Author(s): Sullivan BM, Locksley RM
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Abstract The role of basophils, the rarest of blood granulocytes, in host immunity has been a mystery. Long considered the poor relative of mast cells, basophils have received much recent attention because of the availability of new reagents and models that reveal unique properties of these cells. Basophils are known to have distinct roles in allergic hypersensitivity reactions and in the immune response to intestinal helminthes. In this review, we highlight these advances and summarize our current understanding of the repertoire of functions attributed to these cells. Despite these recent insights, we are likely only beginning to gain a full understanding of how and where these cells lend effector functions to vertebrate immunity. Advances are likely to come only with the development of specific reagents that enable the finer study of basophil lineage and function. Although many fundamental aspects of basophil biology remain unanswered, the prospects remain bright for unmasking new contributions by these unusual cells.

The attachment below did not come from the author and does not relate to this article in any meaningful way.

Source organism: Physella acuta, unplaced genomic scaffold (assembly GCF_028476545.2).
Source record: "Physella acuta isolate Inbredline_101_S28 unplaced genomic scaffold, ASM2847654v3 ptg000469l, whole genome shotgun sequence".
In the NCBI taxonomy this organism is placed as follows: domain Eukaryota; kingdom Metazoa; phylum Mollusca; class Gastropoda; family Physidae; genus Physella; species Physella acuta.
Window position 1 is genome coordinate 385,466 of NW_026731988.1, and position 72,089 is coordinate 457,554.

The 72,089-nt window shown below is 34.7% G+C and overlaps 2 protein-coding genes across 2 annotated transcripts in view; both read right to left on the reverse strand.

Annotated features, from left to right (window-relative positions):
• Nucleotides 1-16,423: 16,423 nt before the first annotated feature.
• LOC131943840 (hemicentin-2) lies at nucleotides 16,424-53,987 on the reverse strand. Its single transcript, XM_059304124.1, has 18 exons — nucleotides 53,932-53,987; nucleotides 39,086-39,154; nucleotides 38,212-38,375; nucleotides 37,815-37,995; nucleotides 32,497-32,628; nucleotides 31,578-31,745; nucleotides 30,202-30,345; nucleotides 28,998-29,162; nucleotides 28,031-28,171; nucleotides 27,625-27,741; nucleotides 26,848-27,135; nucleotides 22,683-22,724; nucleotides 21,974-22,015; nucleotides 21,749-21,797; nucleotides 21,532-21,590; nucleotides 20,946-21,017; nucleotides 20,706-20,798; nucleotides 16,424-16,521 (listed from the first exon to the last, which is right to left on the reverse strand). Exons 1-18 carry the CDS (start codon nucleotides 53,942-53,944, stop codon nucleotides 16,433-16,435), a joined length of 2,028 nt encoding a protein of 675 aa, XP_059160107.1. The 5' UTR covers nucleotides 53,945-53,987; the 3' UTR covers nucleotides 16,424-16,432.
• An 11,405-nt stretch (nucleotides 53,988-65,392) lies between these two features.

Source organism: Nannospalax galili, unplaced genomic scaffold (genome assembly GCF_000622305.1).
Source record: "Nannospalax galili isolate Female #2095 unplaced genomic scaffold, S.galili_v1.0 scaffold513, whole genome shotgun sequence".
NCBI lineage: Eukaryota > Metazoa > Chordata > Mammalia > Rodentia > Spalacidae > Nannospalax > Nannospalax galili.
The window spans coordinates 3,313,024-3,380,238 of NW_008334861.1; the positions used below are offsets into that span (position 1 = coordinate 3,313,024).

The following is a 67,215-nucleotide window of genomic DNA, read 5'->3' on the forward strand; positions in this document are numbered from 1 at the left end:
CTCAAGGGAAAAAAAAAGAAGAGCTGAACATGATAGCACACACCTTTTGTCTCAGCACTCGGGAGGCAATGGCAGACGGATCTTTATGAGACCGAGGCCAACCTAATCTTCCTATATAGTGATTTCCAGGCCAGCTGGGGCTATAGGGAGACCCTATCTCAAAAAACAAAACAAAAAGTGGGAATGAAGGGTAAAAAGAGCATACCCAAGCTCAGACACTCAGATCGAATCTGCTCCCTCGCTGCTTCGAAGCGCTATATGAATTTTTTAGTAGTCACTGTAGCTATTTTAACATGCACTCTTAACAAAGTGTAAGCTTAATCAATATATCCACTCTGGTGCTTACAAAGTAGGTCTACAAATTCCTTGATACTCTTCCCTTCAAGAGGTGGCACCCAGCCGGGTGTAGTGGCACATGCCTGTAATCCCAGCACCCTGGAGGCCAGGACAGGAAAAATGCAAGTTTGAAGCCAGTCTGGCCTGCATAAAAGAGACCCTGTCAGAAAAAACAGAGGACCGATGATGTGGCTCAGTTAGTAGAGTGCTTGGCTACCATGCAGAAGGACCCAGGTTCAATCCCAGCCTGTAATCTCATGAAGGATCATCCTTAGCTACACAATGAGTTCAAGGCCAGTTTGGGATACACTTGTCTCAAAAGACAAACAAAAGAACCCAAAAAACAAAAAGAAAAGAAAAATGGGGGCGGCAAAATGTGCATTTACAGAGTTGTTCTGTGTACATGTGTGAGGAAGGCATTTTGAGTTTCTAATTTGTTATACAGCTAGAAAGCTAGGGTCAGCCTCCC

This article was published in Immunity
and referenced in Journal of Industrial Pollution Control